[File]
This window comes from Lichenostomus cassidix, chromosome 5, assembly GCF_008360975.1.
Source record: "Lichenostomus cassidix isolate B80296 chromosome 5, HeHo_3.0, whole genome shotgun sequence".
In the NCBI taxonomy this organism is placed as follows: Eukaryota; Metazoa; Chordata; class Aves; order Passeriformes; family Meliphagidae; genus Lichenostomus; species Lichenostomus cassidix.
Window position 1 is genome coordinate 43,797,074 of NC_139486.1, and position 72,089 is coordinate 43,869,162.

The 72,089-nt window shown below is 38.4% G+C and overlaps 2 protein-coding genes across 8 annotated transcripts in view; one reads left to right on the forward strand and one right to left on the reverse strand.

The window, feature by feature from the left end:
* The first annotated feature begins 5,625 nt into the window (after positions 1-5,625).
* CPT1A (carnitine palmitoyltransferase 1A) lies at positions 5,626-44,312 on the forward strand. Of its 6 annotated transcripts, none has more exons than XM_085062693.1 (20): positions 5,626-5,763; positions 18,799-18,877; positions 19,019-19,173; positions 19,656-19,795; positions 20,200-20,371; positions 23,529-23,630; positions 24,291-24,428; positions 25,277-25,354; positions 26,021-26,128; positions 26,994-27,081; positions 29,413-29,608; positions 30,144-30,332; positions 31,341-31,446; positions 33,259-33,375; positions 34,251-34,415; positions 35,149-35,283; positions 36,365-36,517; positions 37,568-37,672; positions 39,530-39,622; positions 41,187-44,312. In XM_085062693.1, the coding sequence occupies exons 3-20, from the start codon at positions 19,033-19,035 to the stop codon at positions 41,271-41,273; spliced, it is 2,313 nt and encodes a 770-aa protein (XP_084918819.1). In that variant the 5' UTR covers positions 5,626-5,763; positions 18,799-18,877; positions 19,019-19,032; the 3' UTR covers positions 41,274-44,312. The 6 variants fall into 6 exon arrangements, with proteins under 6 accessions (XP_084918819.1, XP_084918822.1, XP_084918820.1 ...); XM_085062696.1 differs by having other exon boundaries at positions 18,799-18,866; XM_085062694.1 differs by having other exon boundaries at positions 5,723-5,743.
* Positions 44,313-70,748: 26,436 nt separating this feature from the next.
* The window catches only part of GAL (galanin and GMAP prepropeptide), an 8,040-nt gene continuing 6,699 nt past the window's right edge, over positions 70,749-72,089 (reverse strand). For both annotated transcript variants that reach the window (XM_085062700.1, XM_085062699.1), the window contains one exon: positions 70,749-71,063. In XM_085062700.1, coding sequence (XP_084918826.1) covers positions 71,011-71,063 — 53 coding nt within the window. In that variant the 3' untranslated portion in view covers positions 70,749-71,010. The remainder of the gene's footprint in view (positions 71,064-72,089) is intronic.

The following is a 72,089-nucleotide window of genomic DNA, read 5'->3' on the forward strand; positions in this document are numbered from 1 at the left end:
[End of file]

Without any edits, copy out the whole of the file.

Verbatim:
This window comes from Lichenostomus cassidix, chromosome 5, assembly GCF_008360975.1.
Source record: "Lichenostomus cassidix isolate B80296 chromosome 5, HeHo_3.0, whole genome shotgun sequence".
In the NCBI taxonomy this organism is placed as follows: Eukaryota; Metazoa; Chordata; class Aves; order Passeriformes; family Meliphagidae; genus Lichenostomus; species Lichenostomus cassidix.
Window position 1 is genome coordinate 43,797,074 of NC_139486.1, and position 72,089 is coordinate 43,869,162.

The 72,089-nt window shown below is 38.4% G+C and overlaps 2 protein-coding genes across 8 annotated transcripts in view; one reads left to right on the forward strand and one right to left on the reverse strand.

The window, feature by feature from the left end:
* The first annotated feature begins 5,625 nt into the window (after positions 1-5,625).
* CPT1A (carnitine palmitoyltransferase 1A) lies at positions 5,626-44,312 on the forward strand. Of its 6 annotated transcripts, none has more exons than XM_085062693.1 (20): positions 5,626-5,763; positions 18,799-18,877; positions 19,019-19,173; positions 19,656-19,795; positions 20,200-20,371; positions 23,529-23,630; positions 24,291-24,428; positions 25,277-25,354; positions 26,021-26,128; positions 26,994-27,081; positions 29,413-29,608; positions 30,144-30,332; positions 31,341-31,446; positions 33,259-33,375; positions 34,251-34,415; positions 35,149-35,283; positions 36,365-36,517; positions 37,568-37,672; positions 39,530-39,622; positions 41,187-44,312. In XM_085062693.1, the coding sequence occupies exons 3-20, from the start codon at positions 19,033-19,035 to the stop codon at positions 41,271-41,273; spliced, it is 2,313 nt and encodes a 770-aa protein (XP_084918819.1). In that variant the 5' UTR covers positions 5,626-5,763; positions 18,799-18,877; positions 19,019-19,032; the 3' UTR covers positions 41,274-44,312. The 6 variants fall into 6 exon arrangements, with proteins under 6 accessions (XP_084918819.1, XP_084918822.1, XP_084918820.1 ...); XM_085062696.1 differs by having other exon boundaries at positions 18,799-18,866; XM_085062694.1 differs by having other exon boundaries at positions 5,723-5,743.
* Positions 44,313-70,748: 26,436 nt separating this feature from the next.
* The window catches only part of GAL (galanin and GMAP prepropeptide), an 8,040-nt gene continuing 6,699 nt past the window's right edge, over positions 70,749-72,089 (reverse strand). For both annotated transcript variants that reach the window (XM_085062700.1, XM_085062699.1), the window contains one exon: positions 70,749-71,063. In XM_085062700.1, coding sequence (XP_084918826.1) covers positions 71,011-71,063 — 53 coding nt within the window. In that variant the 3' untranslated portion in view covers positions 70,749-71,010. The remainder of the gene's footprint in view (positions 71,064-72,089) is intronic.

The following is a 72,089-nucleotide window of genomic DNA, read 5'->3' on the forward strand; positions in this document are numbered from 1 at the left end: